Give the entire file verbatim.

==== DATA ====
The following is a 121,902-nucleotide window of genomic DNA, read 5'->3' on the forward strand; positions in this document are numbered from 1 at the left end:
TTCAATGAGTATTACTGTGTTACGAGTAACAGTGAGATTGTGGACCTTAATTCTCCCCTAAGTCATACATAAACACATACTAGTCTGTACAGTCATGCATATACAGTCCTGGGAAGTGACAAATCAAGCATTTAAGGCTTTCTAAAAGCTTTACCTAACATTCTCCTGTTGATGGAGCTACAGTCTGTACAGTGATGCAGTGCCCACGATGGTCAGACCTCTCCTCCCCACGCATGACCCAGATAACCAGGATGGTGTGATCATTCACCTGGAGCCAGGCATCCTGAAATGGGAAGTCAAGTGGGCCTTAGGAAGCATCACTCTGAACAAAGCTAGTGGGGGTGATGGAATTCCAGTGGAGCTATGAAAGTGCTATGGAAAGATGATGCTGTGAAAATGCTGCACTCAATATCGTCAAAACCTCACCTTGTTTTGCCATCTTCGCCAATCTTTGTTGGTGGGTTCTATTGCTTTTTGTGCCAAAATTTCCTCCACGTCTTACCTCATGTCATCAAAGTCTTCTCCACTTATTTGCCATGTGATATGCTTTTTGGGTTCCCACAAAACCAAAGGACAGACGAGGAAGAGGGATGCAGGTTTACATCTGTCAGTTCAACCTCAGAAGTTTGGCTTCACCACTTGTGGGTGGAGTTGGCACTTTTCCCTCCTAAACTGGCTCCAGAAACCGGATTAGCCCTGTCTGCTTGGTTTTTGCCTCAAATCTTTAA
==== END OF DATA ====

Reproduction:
The following is a 121,902-nucleotide window of genomic DNA, read 5'->3' on the forward strand; positions in this document are numbered from 1 at the left end:
TTCAATGAGTATTACTGTGTTACGAGTAACAGTGAGATTGTGGACCTTAATTCTCCCCTAAGTCATACATAAACACATACTAGTCTGTACAGTCATGCATATACAGTCCTGGGAAGTGACAAATCAAGCATTTAAGGCTTTCTAAAAGCTTTACCTAACATTCTCCTGTTGATGGAGCTACAGTCTGTACAGTGATGCAGTGCCCACGATGGTCAGACCTCTCCTCCCCACGCATGACCCAGATAACCAGGATGGTGTGATCATTCACCTGGAGCCAGGCATCCTGAAATGGGAAGTCAAGTGGGCCTTAGGAAGCATCACTCTGAACAAAGCTAGTGGGGGTGATGGAATTCCAGTGGAGCTATGAAAGTGCTATGGAAAGATGATGCTGTGAAAATGCTGCACTCAATATCGTCAAAACCTCACCTTGTTTTGCCATCTTCGCCAATCTTTGTTGGTGGGTTCTATTGCTTTTTGTGCCAAAATTTCCTCCACGTCTTACCTCATGTCATCAAAGTCTTCTCCACTTATTTGCCATGTGATATGCTTTTTGGGTTCCCACAAAACCAAAGGACAGACGAGGAAGAGGGATGCAGGTTTACATCTGTCAGTTCAACCTCAGAAGTTTGGCTTCACCACTTGTGGGTGGAGTTGGCACTTTTCCCTCCTAAACTGGCTCCAGAAACCGGATTAGCCCTGTCTGCTTGGTTTTTGCCTCAAATCTTTAA